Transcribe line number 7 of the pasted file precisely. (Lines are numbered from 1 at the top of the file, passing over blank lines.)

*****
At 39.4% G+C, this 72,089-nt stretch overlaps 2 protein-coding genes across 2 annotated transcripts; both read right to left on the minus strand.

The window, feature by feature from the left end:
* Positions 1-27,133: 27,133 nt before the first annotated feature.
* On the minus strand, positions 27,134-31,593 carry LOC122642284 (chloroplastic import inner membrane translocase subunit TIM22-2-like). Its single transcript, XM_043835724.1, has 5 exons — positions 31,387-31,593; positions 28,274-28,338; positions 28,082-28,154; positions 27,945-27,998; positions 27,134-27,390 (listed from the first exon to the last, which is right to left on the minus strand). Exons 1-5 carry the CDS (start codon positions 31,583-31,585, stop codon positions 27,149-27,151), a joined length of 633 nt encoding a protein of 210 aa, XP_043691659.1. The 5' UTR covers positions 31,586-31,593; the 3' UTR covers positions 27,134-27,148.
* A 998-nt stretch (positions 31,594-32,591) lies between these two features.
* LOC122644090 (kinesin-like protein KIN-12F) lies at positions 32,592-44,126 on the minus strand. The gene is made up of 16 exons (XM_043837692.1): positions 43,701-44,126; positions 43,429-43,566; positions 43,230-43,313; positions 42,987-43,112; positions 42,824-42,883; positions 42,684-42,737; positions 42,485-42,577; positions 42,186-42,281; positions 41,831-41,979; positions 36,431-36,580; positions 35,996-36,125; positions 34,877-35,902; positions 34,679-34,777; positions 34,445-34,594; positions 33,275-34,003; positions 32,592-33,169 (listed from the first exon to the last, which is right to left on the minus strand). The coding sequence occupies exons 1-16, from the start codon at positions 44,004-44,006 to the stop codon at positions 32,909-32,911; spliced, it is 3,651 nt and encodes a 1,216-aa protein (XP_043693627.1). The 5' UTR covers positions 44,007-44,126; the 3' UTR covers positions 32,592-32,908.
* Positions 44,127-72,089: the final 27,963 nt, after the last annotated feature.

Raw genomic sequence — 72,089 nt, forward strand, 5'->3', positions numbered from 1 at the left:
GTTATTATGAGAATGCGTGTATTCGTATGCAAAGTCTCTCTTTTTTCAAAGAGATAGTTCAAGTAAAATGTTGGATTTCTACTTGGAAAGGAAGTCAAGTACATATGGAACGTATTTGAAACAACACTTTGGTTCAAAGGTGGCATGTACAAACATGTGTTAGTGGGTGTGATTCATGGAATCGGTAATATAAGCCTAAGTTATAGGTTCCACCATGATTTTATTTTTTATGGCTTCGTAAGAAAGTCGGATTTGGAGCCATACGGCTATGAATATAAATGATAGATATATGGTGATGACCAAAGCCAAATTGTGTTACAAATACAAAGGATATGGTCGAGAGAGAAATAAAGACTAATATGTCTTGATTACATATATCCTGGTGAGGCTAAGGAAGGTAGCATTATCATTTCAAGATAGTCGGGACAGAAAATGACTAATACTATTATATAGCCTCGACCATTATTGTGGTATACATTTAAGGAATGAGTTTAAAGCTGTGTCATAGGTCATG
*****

* Positions 44,127-72,089: the final 27,963 nt, after the last annotated feature.